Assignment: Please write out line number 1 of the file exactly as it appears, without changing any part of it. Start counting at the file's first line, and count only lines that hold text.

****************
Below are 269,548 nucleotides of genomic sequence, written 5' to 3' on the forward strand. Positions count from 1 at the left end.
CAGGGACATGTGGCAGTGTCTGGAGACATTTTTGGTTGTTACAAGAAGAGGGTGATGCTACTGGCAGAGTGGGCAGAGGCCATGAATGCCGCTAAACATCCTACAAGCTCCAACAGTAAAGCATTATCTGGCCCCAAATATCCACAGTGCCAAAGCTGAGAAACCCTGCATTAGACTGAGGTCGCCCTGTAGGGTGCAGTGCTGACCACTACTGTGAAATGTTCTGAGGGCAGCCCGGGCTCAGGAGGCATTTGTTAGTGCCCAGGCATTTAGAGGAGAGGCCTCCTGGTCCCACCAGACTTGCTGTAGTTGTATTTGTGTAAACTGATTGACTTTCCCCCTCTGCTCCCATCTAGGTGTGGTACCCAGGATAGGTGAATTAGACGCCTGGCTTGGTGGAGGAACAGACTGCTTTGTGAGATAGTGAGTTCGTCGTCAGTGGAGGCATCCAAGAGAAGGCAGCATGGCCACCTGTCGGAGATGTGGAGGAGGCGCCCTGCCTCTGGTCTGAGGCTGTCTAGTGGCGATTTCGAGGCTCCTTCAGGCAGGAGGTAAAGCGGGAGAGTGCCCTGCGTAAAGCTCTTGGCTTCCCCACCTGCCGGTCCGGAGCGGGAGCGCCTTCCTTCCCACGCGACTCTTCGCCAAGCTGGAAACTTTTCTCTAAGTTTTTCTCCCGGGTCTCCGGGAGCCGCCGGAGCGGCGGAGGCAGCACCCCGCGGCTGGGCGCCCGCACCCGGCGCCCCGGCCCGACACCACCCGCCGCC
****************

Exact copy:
Below are 269,548 nucleotides of genomic sequence, written 5' to 3' on the forward strand. Positions count from 1 at the left end.